There is in this portion a narrative that sheds light on how to do this. In between the story of Esau and Jacob’s birth and the story of Jacob’s deception is a story about digging some wells. Abraham dug wells and while he remained alive, the wells remained flowing with water. Throughout Torah we have a strong sense of who Abraham is. Abraham has a strong sense of who he is. These wells of living water remain open because Abraham has dug his own internal wells, he has expounded, explained who he IS. It is upon his death that those wells become filled in – both literally and metaphorically.
Isaac too digs wells – or his servants do. At first he digs wells and names them after the same wells of his father. These wells get filled in. These wells get filled in because he is digging wells with the idea of Abraham in mind. Isaac is not digging his OWN well; he’s re-digging Abraham’s wells. Isaac is not defining himself; he’s trying to be his father, so these wells get filled in.
Again, Isaac’s servants dig wells and these wells are not filled in but named in relation to quarrels. These wells are the result of other’s work and named in relation to others. Isaac is not digging his OWN well, but letting others dig and name his wells. Again, Isaac is not defining himself but letting others do it for him.
It is when Isaac is able to gain “ample space” that HE becomes directly involved with the digging of a well. He sets up his tent, and there he digs the well. This well is not filled in and becomes a great source of living water. Isaac finally, FINALLY, digs his own well. This well remains active and lively, because Isaac has finally done his own work and has started defining himself.
It is when you turn inward and start digging your own well for yourself that you can start exploring who you are. When you get wrapped up with defining yourself by who/what you are not it becomes far too easy for others to come along and fill in those wells. When you let others dig your wells for you, you let them define you. But when hard work and determination are used to dig your own well, to get at the heart of your own truth that well that you have dug becomes a great source of life. It is these wells of truth that become great sources of life for not just yourself but others too.
Last Saturday night after Shabbat, violence once again erupted against the LGBTQ community with the horrific shooting at Club Q in Colorado Springs, five souls dead and many others injured. Sunday, November 20 was International Transgender Day of Remembrance, to remember those murdered due to transphobia. This week, once again we need to rise up and challenge a world that tolerates violence and bigotry against teh LGBTQ community.. Far too often transgender people’s lives are cut short. Brandon Teena and Gwen Aroujo’s lives were cut short by violence and aggression. Robert Eads life was cut short by insufficient health insurance and poor healthcare because doctors were unwilling to treat a transman with cervical cancer. Brandon, Gwen, and Robert all had the courage to stop letting others dig their wells for them. They stopped letting others define them and they stopped defining themselves by who they are NOT. Brandon, Gwen and Robert started the very difficult task of digging their own wells. And once those wells were tapped in to, they were able to take a step forward, and like Abraham and Moses before them, say “Hineni” – Here I am. The truth from their own wells gave them a source of life to say this is who I AM. And transgender people all over the world are picking up their shovels, digging their wells and saying who they ARE.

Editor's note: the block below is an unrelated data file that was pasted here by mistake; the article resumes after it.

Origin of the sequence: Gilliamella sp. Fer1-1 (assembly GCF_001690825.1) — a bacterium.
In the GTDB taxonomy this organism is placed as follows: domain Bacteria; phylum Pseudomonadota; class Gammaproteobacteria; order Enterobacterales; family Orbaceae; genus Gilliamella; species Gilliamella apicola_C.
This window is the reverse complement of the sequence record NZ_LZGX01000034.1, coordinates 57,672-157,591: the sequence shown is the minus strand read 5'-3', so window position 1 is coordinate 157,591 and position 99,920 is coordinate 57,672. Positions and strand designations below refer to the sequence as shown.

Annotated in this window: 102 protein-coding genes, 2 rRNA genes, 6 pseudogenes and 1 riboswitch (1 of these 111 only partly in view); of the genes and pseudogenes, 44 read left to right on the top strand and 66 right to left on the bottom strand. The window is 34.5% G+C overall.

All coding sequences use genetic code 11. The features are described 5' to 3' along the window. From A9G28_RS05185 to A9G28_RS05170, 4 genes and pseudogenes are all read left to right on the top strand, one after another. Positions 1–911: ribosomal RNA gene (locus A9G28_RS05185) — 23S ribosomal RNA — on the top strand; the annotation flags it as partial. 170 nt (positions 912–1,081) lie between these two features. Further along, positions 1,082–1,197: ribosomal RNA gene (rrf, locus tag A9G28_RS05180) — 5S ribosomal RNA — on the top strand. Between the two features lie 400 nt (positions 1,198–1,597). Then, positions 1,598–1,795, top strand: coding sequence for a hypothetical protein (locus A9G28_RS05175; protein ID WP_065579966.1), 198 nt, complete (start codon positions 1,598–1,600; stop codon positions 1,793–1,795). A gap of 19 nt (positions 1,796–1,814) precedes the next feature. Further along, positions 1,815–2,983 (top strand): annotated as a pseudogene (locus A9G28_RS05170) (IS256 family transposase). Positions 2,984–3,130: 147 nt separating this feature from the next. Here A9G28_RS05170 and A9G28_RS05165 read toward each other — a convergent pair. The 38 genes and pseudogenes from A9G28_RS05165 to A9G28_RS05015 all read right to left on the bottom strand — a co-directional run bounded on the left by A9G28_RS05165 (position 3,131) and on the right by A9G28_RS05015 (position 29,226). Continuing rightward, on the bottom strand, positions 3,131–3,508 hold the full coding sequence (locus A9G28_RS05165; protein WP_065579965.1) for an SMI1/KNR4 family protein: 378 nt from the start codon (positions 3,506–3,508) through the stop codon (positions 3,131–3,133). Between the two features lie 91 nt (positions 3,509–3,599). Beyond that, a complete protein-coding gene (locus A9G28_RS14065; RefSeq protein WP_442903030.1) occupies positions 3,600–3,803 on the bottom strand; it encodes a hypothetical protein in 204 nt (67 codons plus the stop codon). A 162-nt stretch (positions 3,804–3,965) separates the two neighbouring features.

Tonight when you say Kaddish, take a moment to look at the memorial board. You will notice that the plaque honoring Gays and Lesbians has been removed and will in the following weeks be replaced with a new plaque including both our Bisexual and Transgender brothers and sisters. During Kaddish take a moment to reflect on those murdered last Saturday night as well as so many others who have so courageously dug their wells and shared their source of living water with us. Let those lives and wells be an inspiration to YOU to pick up your shovel and start digging.